Macro Nutrition Planning For Beginners

what are macros?What are Macros?

I am assuming we have all heard the term “macros” in some sort of context regarding nutrition, but what are macros?

Macronutrients or “Macros” are nutrients needed by the body in large amounts hence the prefix macro.  There are three macronutrients used by the body which are carbohydrates, fats, and proteins.

Carbohydrates are the body’s preferred source of energy. Along with providing four calories per gram, they are also stored in the liver and in the muscle as glycogen to be used by the body later.  In the muscles, glycogen is the main energy source for anaerobic activities such as weight lifting.

Fat is the body’s highest energy yielding macronutrient and the body’s main source of energy storage. With nine calories per gram, fat plays a pivotal role in hormone synthesis and vitamin absorption.  Along with carbohydrates, protein also yields four calories per gram.

Proteins are used to repair and synthesize new tissue such as muscle. As you now know each macronutrient has several different biochemical roles in the body, but they all share one common role which is to provide the body with energy.

One could think of a macros diet as a more precise way of counting calories.  If one consumes 200 grams of carbohydrates, 150 grams of protein, and 50 grams of fat, they have consumed a total of 1950 calories.  The idea of following a macro based nutrition plan is relatively simple.

Further Reading:

How to Follow a Macro Plan

How to Follow a Macro PlanA nutrition plan based on macro nutrients also known as “if it fits your macros” or “iifym” sets a daily allotment or budget for each of the macronutrient.  The concept is quite simple, but it can take time to master consistently eating close to the exact target amount of each individual macronutrient.

Now you are probably thinking with all the weighing and counting why would such a nutrition plan be so popular? It is the flexibility and effectiveness that counting macros gives a nutrition program that makes this style of nutrition so unique.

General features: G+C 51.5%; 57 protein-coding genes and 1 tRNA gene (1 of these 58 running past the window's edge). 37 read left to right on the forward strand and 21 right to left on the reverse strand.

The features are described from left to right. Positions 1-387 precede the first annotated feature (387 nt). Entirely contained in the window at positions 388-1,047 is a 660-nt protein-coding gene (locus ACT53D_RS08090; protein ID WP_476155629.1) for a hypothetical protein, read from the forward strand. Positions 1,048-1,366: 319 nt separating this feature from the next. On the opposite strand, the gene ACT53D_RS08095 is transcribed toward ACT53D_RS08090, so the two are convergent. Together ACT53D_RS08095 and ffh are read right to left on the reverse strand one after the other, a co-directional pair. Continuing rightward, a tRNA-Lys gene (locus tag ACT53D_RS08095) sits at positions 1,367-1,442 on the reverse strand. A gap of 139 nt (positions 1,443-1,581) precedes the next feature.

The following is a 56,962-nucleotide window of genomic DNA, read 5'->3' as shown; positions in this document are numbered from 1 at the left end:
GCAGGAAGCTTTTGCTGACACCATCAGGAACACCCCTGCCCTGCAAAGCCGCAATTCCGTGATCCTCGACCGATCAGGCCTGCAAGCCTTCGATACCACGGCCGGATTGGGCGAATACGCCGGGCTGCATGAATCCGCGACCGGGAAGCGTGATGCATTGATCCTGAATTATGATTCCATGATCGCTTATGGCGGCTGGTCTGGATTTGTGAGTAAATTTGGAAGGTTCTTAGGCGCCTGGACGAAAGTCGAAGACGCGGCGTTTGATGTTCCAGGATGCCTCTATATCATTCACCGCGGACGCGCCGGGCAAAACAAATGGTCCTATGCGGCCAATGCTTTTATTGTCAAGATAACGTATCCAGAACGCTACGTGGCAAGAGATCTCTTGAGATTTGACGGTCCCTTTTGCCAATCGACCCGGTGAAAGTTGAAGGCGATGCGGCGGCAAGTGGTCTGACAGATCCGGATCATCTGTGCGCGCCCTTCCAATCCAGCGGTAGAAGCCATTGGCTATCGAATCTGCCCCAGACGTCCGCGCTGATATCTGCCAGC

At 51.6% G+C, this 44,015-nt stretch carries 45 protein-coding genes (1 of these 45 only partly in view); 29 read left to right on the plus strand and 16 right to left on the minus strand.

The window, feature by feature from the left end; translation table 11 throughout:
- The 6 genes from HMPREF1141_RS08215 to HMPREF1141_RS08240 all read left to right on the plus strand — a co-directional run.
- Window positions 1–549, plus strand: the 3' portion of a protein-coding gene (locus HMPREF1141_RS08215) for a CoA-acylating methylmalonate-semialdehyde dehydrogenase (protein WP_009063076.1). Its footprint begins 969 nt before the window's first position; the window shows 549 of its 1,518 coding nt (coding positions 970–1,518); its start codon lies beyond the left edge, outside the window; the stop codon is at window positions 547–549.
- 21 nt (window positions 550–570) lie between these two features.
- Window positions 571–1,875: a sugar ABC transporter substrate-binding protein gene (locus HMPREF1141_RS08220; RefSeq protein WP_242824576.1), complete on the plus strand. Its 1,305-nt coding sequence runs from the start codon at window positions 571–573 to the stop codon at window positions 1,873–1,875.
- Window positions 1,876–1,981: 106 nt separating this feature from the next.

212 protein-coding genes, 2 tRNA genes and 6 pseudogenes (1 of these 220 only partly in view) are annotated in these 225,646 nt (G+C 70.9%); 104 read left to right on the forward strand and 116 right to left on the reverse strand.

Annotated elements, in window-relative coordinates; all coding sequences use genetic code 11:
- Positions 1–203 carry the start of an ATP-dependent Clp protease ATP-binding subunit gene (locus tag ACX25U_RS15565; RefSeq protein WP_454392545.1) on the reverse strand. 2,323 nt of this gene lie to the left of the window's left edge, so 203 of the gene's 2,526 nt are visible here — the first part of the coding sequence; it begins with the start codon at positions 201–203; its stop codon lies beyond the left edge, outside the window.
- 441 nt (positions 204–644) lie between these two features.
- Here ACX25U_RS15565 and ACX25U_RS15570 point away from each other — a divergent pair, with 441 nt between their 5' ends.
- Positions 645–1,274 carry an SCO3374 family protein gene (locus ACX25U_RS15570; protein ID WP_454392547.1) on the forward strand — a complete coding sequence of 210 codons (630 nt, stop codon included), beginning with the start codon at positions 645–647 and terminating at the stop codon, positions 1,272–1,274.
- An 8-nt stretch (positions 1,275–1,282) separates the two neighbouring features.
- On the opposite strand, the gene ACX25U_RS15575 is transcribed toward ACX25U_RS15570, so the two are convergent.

Given the right macronutrient intake, individuals are not only getting lean they are doing it while enjoying a variety of foods.  As long as one accounts of the macronutrient intake of a specific food item, pretty much everything is on the menu such as typical diet no no’s like ice cream, pizza, and brownies.  This flexibility also encourages sustainability as there are no food restrictions.

I am not here to argue about the nutritional value of foods I’m simply explaining how a macros diet works.  If you frequent any kind of macro internet group, you are bound to see photos of pop tarts and other fun foods.  However, I can assure you that it is near impossible to have the right macronutrient intake eating all junk food.

For those of us who love convenience there are some food services such as Macros Edge in Arizona that prepare meals and do the precision of macro counting for you.  What are the right macros for you?

How to Set and Adjust Macros

How to Set and Adjust MacrosSetting your own personalized daily macronutrient intake allotment is a huge variable.  Some individuals may be able to eat more total macros or energy on a weight loss diet while other individuals may need less carbs, more fats, more protein, etc.  As you can see, macronutrient intake is very individualistic.